Construction activity in the UK’s main regional cities is surging to levels not seen since before 2008’s financial crisis according to consultancy firm, Deloitte.
In Deloitte’s annual crane surveys, which analyses the number of new projects across the main regional cities in the UK, the construction industry seems to be showing no sign of suffering a Brexit-related slowdown.
In Birmingham, 1.45m sq ft of office space is currently under construction – an increase of 50% on the previous year’s figures.
As HS2 moves closer, the report says that developer confidence has increased dramatically in the region. Rising costs of office development in London has also seen ‘near shoring’ companies relocate staff from the capital to Birmingham and other main regional cities.
As a consequence of this, more homes are needed to satisfy the ever-increasing demand. The UK’s second city saw a rise in residential building with over 2,300 units to be delivered over the next three years.
Moving further north, the report described Manchester as enjoying a resurgence of “unparalleled scale”.
The city has seen a huge increase in the number of residential buildings constructed, with 6.963 units currently in development. This surpassed 2007;s figures by almost 3,000 units.
Manchester’s skyline will have four new additions with four residential schemes over 25 storeys under construction and a further six planned for 2017.
Grade A refurbishment projects made up 8 of the 9 new starts in office construction and made up 60% of all new floor space under construction during 2016.
The city also saw an increase of 63% in the number of hotel beds under construction – the biggest delivery of complete rooms in ten years.
New construction in Leeds was driven by the office sector, which saw the highest level of office space completed since 2006.
The city was also boosted by a record number of hotels built last year, the highest in the history of the survey.
This year Deloitte extended the crane survey to Belfast for the first time.
The regional survey described the city as on an “upward trajectory”, driven by investment in tourism and higher education.
Last year, seven hotels entered the development phase whilst other tourist-related schemes such as the expansion of the Waterfront Hall conferencing facilities, the HMS Caroline exhibition at Alexandra Dock, and a major public realm improvement scheme along Rosemary Street were also completed.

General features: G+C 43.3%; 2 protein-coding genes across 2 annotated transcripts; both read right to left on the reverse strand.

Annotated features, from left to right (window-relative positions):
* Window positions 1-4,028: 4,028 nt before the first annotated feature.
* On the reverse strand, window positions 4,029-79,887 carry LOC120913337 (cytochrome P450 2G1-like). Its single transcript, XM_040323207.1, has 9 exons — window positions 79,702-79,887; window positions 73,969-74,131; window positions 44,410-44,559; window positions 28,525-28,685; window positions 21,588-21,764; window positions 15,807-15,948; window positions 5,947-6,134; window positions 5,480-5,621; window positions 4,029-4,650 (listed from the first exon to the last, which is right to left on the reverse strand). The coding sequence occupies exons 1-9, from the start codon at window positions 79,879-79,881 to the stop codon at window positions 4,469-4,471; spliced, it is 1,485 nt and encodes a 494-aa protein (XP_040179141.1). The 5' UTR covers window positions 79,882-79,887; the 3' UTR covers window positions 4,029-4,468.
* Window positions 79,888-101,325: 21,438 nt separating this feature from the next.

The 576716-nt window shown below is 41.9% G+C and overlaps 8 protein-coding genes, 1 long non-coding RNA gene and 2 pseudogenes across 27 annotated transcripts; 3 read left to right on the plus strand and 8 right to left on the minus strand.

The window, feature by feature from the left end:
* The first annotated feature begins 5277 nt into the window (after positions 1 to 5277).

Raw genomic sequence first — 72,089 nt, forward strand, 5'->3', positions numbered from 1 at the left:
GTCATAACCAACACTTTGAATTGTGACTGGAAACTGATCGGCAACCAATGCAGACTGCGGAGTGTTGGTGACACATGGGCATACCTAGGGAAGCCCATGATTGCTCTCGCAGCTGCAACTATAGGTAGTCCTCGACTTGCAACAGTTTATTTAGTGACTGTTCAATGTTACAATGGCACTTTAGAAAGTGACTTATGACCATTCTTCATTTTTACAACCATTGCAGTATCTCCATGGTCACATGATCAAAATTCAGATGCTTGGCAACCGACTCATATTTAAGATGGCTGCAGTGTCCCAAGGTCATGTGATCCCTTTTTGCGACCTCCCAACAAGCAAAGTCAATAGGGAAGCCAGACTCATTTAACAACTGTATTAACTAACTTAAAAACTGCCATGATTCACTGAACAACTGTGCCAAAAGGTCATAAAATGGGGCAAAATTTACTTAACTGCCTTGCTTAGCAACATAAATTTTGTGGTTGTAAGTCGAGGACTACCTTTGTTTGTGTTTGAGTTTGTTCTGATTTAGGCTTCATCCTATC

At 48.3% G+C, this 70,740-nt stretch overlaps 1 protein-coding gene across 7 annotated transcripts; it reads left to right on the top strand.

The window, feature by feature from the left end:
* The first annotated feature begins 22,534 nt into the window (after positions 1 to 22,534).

London saw office construction in London increase 4% over the past six months to 14.8 sq ft – an eight-year high.
A total of 28 refurbishment projects account for 70% of the new starts, providing a boost to the delivery of new office space in 2017.
Tenant demand would appear to be buoyant with 41% of space under construction already let in the capital.
Deloitte’s latest London Office Crane Survey also predicted that the Internet of Things and new technology would revolutionise the workplace with the creation of Intelligent Buildings.
Given the increasing use of digital construction methods such as Building Information Modelling (BIM), it should come as no surprise the advancement of ‘Intelligent Buildings” is expected to gain momentum in the projects over the next five years.
The survey says the use of intelligent building technology could become an “important differentiator” when it comes to companies choosing their new location.
Intelligent buildings allow technology to provide connectivity and control elements such as lighting systems, climate, security, audio-visual and time and attendance control.
In order to deal with London’s population growth, expected to reach 10 million by 2024, the survey also examines way in which the demand for residential demand can be satiated.
Emerging office locations such as Vauxhall Nine Elms Battersea, Stratford and White City can play a key role in delivering mixed-use developments were housing and office buildings exist in the same space.
The report states: ‘Whilst this cannot be achieved by buildings alone, an evolution of workplace practices and the desire amongst employees to live close by their place of work will also drive change.’
The success of these mixed-use areas will also depend heavily on access to the public transport network, with major infrastructure projects such as Crossrail, helping to realise this ambition of solving London’s residential shortfall.
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